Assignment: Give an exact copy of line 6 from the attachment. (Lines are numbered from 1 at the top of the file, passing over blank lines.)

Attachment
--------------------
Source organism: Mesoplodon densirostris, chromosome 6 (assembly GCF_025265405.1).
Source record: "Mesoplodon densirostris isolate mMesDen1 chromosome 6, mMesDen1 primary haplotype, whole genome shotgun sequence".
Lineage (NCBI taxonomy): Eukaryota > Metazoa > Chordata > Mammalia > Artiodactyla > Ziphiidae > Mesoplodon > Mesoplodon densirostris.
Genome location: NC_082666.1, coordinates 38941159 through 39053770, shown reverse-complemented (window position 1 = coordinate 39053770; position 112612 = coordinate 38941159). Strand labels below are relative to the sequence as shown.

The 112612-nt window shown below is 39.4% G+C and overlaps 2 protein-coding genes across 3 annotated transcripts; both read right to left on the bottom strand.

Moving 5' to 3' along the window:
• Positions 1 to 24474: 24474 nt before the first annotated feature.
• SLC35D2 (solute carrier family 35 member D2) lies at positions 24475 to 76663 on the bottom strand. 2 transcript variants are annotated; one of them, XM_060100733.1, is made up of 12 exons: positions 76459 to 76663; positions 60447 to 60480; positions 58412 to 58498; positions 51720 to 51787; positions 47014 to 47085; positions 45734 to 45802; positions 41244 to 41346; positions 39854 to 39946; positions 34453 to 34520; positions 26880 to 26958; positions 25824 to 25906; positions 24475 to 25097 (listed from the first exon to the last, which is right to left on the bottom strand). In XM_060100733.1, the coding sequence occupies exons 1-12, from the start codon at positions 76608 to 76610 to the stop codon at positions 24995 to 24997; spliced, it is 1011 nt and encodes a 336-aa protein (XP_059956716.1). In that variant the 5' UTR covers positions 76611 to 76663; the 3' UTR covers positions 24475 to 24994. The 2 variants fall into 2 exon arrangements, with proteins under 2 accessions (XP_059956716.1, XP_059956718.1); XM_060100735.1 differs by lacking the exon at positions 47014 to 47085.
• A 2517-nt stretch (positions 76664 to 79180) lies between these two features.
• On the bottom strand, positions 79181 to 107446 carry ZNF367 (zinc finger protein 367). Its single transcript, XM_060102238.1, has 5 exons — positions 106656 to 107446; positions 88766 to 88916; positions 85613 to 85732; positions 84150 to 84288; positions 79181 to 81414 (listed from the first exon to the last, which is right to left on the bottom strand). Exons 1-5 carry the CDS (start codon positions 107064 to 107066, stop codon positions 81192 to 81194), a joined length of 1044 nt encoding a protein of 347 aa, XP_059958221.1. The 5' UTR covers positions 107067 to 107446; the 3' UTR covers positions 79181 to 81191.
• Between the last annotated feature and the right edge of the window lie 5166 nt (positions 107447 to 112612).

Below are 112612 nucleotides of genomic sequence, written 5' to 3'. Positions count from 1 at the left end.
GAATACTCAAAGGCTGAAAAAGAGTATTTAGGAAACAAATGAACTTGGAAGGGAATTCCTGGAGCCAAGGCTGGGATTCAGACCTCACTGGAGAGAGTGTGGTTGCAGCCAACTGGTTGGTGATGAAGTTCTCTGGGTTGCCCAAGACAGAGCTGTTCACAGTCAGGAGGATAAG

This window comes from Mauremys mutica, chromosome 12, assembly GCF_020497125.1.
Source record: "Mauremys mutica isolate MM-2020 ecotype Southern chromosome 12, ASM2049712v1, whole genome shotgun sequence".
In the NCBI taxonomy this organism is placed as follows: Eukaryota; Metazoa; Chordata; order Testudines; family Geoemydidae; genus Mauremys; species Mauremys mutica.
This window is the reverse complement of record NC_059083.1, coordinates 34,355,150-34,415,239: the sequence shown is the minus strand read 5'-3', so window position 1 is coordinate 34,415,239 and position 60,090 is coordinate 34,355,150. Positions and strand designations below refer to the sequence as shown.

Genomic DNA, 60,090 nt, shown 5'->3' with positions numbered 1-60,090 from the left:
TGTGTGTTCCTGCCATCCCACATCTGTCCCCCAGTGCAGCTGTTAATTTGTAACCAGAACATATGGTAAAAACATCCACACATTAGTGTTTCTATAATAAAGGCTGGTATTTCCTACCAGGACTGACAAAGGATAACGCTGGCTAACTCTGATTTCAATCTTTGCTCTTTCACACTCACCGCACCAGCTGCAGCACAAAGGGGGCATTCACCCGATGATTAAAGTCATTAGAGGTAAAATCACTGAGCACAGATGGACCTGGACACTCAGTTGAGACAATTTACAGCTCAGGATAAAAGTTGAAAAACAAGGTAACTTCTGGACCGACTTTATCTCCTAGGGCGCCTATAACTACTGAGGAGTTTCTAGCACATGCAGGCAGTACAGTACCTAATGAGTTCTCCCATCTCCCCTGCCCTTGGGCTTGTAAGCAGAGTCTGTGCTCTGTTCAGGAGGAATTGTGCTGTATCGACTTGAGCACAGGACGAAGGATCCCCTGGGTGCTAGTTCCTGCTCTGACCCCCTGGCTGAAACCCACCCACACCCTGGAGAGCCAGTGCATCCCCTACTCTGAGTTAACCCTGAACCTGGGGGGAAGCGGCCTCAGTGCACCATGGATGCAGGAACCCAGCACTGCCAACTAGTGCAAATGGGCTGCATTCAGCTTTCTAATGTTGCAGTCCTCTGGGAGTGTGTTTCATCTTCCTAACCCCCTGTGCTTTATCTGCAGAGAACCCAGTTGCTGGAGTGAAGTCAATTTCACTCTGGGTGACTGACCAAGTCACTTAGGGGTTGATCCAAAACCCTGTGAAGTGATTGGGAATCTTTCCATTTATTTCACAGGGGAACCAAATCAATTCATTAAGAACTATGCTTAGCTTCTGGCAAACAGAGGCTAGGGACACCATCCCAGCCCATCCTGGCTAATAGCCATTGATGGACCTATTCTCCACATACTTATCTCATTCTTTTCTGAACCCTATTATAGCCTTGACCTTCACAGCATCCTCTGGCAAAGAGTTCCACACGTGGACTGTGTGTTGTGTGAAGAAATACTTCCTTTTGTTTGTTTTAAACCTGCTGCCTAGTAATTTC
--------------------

Moving 5' to 3' along the window: